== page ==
When it comes to technology and non-profits, I started out like Hamegg on Astro Boy — in a closet full of old donated computers, tearing things apart to see if I could find enough pieces to build the receptionist a full computer.
A lot of non-profit organizations are in that state, working with whatever is given to them and probably spending way too much time on things that won’t deliver in the best way. It’s hard to weed through what you can afford and what you need to accomplish your mission.
Here are three things your non-profit should buy if you have the budget to do so, and then three things you can’t buy, but you also need.
Things a Non-Profit Should Buy with a small IT Budget
1) A Domain Name and Web Hosting: $10 + $20 per month
What? Yes, you need web hosting. Why? Because every time you give out your email address as DanSully+StudlyDooright@gmail.com it sends a message about your organization that you don’t want to send. Victoria.Flaherty@2rescue.org is a real email address and shows that she is a real employee. Every time she gives out her email, she is also giving your donors, volunteers, and everyone in between a link to your website. Some people already looked it up to see what it was before they finished this paragraph.
(Victoria’s the one to talk to about volunteering with the homeless in Evansville. Tell her I sent you.)
2) Systems that work: $ less than you might think
Notice I said ‘systems’ and not computers? Sometimes the problem isn’t the PC, but the software or service the PC is using. When UnderTheBeams.org sells tickets, they use a system called Eventbrite. It is a system that works great. They don’t have to worry about keeping track of inventory because it’s all set up for them. Pick software (installed or SaaS) and hardware that are going to give you more results than headaches, and you’ll be able to do more. You don’t want your passionate team bogged down with technical problems; buy them good tools. You don't want your passionate team bogged down with technical problems; buy them good tools. Click To Tweet
3) A Website with a huge “Donate Now!” Button: between $600 and $95,000
I don’t need to explain why you need this, but here is why you should pay for it: you need it to work 24/7. When the newspaper article goes out about your good work in the community, people are going to look for you on Google. If you do no other SEO other than having a website like SWIRCA.org, donors will find you. We like to say around here that your company website is a salesperson that works 24 hours a day. It is no less true for your non-profit. You want a good site that explains your work and mission well, and is always taking donations.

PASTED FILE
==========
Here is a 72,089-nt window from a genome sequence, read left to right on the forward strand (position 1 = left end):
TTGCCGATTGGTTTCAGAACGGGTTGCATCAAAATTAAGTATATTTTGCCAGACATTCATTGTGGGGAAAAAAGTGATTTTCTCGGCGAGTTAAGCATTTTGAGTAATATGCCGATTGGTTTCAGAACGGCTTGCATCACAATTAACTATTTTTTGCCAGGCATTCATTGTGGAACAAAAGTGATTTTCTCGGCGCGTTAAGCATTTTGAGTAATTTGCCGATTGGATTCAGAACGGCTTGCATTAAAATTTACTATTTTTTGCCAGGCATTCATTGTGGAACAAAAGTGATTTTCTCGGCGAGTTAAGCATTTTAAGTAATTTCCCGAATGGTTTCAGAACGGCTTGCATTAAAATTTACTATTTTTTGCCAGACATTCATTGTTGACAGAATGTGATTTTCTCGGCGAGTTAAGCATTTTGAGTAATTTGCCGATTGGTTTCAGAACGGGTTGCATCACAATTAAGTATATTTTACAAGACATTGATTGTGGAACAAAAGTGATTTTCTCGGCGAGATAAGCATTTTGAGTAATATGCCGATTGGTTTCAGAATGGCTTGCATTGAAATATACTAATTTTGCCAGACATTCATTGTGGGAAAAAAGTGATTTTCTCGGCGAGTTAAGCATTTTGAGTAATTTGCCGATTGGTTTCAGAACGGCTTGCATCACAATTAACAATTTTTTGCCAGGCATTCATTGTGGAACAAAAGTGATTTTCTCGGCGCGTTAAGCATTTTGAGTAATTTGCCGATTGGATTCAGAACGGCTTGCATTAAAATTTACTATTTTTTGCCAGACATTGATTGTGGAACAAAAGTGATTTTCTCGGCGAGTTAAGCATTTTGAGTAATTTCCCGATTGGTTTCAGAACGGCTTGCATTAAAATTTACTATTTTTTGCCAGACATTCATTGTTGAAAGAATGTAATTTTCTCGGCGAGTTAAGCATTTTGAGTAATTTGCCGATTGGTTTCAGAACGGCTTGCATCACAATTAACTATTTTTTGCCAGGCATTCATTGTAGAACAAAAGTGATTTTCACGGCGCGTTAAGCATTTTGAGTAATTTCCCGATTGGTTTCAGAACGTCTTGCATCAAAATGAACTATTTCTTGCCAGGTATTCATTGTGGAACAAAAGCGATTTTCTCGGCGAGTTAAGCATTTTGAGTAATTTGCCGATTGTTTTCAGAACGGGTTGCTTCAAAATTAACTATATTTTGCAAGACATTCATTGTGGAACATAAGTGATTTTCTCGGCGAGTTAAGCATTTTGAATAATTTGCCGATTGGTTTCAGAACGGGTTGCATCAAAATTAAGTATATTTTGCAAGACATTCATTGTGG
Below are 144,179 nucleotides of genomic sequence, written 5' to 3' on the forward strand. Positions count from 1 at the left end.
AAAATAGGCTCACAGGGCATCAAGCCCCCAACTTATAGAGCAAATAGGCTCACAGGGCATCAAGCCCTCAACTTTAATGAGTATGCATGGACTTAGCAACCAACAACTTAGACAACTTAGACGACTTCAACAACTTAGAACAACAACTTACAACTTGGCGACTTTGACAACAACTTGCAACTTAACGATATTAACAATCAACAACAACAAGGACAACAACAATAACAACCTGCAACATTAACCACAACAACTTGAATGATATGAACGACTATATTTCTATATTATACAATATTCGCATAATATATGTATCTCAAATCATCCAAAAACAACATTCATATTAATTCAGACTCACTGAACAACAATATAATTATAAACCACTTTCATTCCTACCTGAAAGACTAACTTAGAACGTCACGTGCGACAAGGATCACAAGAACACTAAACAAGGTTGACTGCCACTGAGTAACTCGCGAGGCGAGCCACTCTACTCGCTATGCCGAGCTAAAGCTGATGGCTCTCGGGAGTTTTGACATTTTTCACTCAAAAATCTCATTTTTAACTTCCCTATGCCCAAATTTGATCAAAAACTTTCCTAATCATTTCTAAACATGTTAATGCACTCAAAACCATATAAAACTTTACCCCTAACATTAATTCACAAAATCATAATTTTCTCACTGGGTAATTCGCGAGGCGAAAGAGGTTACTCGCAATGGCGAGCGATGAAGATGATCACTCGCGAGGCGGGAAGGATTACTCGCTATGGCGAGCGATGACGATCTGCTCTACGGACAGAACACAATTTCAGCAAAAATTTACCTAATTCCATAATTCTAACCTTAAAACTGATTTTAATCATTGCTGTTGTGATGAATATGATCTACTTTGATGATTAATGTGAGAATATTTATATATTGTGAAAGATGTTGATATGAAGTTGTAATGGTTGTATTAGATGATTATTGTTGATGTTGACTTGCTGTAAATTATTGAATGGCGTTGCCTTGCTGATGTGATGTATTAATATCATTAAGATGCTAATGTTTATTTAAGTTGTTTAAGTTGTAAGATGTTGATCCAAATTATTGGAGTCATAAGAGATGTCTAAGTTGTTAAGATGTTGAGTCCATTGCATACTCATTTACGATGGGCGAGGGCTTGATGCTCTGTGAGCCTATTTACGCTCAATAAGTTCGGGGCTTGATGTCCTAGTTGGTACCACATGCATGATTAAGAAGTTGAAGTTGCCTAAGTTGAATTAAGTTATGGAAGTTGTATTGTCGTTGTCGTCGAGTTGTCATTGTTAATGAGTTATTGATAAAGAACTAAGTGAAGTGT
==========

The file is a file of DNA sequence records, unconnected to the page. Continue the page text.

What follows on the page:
Things You Can’t Buy No Matter the Size of Your IT Budget
1) A technology expert on your board
I know all of my co-workers are going to kill me for saying this, but if you have a tech-savvy friend or acquaintance, ask them to volunteer with your organization and prepare them to be on the board. A technology champion in your organization will always have their eyes open for ways for you to save money, work better, and use better tools. If they are on the board, they will be more committed than a volunteer and you’ll get a lot more help from them, too (see #3 below).
2) Focus on your mission
Smartwatches and drones are awesome, but you might not need them to get your job done. Keep a focus on your mission statement and not on the latest technology coolness that is out there. I once worked at a non-profit where we put our mission statement at the beginning and end of every printed meeting agenda. If you ever started to focus too much on any agenda item that was off-mission, there was the mission statement to help you get back on track. If the latest tech gadget will help you accomplish your goals, go for it, but if it’s just really, really cool, wait and ask your wife to buy you one on your birthday.
3) A safety net
Once I worked at a place that had this hiring strategy: If this volunteer leaves, we go out of business, so create a job and hire her!
We do a lot of tech rescues at Lieberman. Why?
“Somebody left or moved or got mad, and now nobody knows the password to the paypal account.”
“So-and-so was the only one that ever logged into our voicemail, and now he’s gone.”
We hear these stories more often than we’d like. If you have volunteers with mission-critical information (put them on the board!) ask them to write down everything and keep in the vault or in a system like LastPass. Update it as often as needed. Your work is important, and the information technology behind your work is too important to lose.
A note about these examples
The whole staff at Lieberman is involved in one way or another with a ton of different charities and non-profits. The organizations mentioned in this article are not made up examples, but groups that are making an impact in the Evansville area and we are glad to provide technology help to them as they do it. Visit their sites, volunteer, and send them money so that they can have an IT budget to increase their influence and save the world.